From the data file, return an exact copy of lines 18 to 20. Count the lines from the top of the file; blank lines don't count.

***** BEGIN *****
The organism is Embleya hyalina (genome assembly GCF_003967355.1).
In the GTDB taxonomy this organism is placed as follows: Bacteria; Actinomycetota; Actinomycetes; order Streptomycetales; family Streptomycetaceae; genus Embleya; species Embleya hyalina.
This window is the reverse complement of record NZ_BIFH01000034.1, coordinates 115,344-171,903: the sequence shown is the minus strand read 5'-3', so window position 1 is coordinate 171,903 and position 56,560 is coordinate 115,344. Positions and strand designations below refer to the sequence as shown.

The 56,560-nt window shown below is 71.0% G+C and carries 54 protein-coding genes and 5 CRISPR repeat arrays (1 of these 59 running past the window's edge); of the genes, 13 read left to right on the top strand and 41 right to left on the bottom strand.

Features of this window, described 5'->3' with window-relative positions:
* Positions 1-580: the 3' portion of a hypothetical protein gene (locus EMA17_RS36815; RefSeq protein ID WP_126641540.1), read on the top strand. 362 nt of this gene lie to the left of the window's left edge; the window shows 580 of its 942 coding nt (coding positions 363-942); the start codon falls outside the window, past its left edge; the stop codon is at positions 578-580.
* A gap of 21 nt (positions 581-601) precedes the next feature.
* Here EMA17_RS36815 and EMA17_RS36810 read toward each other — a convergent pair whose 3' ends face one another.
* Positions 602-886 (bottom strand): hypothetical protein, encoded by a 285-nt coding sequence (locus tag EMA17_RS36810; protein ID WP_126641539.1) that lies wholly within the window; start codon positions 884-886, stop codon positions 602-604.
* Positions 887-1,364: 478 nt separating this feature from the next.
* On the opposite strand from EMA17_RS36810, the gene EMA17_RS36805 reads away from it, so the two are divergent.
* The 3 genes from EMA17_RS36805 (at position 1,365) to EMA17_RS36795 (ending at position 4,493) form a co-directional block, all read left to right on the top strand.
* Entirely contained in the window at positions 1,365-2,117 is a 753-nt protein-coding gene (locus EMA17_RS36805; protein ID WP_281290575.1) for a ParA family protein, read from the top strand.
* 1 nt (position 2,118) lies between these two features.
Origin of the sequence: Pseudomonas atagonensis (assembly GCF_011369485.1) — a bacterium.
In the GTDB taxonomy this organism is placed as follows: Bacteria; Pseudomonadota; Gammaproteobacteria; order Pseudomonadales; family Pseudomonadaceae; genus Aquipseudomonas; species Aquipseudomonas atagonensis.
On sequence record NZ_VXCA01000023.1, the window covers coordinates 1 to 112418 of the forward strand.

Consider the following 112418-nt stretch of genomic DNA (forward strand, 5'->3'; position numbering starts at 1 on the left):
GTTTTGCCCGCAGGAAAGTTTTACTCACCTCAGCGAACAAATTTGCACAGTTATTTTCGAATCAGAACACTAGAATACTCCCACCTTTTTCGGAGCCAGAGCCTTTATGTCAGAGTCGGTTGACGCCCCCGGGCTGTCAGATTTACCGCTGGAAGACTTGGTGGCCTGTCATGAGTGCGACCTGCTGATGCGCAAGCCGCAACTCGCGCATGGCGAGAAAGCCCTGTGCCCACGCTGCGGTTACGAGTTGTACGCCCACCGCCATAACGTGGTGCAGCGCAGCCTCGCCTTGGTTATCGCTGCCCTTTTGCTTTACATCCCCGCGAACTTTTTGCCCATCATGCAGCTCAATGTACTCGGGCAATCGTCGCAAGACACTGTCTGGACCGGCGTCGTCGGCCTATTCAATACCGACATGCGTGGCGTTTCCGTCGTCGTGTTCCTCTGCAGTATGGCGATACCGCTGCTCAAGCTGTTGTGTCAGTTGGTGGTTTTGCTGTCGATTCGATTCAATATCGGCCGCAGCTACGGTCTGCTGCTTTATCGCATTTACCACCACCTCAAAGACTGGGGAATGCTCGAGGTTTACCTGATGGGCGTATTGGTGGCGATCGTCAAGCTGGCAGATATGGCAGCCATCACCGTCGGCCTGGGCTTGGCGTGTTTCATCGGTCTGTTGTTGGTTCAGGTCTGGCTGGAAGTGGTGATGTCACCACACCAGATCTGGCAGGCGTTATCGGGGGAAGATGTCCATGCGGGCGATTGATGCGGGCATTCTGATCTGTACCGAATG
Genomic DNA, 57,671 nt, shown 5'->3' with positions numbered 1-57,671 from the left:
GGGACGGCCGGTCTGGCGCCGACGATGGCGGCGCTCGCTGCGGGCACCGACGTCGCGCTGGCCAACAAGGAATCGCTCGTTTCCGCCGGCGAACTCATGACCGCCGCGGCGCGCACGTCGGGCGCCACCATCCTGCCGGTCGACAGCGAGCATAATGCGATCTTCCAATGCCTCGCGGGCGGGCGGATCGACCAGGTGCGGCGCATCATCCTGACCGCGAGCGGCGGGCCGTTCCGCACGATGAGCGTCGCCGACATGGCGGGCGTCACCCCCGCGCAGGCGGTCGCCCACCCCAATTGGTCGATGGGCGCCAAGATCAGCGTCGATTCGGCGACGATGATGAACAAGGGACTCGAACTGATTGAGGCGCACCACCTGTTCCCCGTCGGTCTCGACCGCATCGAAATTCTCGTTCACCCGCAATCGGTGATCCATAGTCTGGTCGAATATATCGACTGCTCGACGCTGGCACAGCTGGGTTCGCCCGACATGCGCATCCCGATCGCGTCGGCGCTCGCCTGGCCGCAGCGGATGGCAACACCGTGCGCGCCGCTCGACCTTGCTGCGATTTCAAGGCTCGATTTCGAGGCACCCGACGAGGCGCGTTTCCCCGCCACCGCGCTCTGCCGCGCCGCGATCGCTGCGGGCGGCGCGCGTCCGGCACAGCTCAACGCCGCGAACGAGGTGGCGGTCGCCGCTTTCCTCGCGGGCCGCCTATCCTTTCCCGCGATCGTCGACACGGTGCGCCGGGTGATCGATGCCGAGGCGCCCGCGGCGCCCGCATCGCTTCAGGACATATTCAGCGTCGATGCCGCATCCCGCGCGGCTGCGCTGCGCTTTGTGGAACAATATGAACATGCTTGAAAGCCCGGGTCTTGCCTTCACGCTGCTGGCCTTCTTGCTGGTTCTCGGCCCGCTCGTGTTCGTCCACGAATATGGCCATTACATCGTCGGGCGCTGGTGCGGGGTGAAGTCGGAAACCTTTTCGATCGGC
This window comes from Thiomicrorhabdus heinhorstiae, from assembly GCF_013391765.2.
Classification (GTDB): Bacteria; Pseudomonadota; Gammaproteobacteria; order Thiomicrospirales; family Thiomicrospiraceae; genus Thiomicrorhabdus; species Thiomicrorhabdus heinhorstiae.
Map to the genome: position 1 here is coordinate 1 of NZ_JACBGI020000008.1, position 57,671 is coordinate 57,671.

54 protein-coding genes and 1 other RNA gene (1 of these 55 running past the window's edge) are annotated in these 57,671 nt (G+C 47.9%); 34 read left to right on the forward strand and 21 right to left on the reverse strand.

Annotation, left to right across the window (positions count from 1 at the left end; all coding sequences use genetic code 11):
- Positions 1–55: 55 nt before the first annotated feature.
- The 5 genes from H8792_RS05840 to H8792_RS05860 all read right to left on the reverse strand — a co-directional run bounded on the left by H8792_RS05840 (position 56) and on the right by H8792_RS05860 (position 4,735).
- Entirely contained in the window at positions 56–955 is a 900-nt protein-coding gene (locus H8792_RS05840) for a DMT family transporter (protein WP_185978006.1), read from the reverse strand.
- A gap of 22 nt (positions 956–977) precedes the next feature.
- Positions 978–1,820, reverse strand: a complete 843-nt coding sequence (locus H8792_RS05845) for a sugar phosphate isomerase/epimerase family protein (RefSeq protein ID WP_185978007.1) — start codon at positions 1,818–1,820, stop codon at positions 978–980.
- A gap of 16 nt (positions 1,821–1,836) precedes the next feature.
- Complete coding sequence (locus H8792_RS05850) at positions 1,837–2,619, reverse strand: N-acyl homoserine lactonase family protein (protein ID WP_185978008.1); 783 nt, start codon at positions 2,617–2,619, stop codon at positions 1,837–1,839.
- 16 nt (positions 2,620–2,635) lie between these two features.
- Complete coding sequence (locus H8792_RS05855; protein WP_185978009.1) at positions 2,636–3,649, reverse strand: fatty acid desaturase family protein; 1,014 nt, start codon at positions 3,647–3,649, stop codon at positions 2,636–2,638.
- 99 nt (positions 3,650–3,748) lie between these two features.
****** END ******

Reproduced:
Consider the following 112418-nt stretch of genomic DNA (forward strand, 5'->3'; position numbering starts at 1 on the left):
GTTTTGCCCGCAGGAAAGTTTTACTCACCTCAGCGAACAAATTTGCACAGTTATTTTCGAATCAGAACACTAGAATACTCCCACCTTTTTCGGAGCCAGAGCCTTTATGTCAGAGTCGGTTGACGCCCCCGGGCTGTCAGATTTACCGCTGGAAGACTTGGTGGCCTGTCATGAGTGCGACCTGCTGATGCGCAAGCCGCAACTCGCGCATGGCGAGAAAGCCCTGTGCCCACGCTGCGGTTACGAGTTGTACGCCCACCGCCATAACGTGGTGCAGCGCAGCCTCGCCTTGGTTATCGCTGCCCTTTTGCTTTACATCCCCGCGAACTTTTTGCCCATCATGCAGCTCAATGTACTCGGGCAATCGTCGCAAGACACTGTCTGGACCGGCGTCGTCGGCCTATTCAATACCGACATGCGTGGCGTTTCCGTCGTCGTGTTCCTCTGCAGTATGGCGATACCGCTGCTCAAGCTGTTGTGTCAGTTGGTGGTTTTGCTGTCGATTCGATTCAATATCGGCCGCAGCTACGGTCTGCTGCTTTATCGCATTTACCACCACCTCAAAGACTGGGGAATGCTCGAGGTTTACCTGATGGGCGTATTGGTGGCGATCGTCAAGCTGGCAGATATGGCAGCCATCACCGTCGGCCTGGGCTTGGCGTGTTTCATCGGTCTGTTGTTGGTTCAGGTCTGGCTGGAAGTGGTGATGTCACCACACCAGATCTGGCAGGCGTTATCGGGGGAAGATGTCCATGCGGGCGATTGATGCGGGCATTCTGATCTGTACCGAATG
Genomic DNA, 57,671 nt, shown 5'->3' with positions numbered 1-57,671 from the left: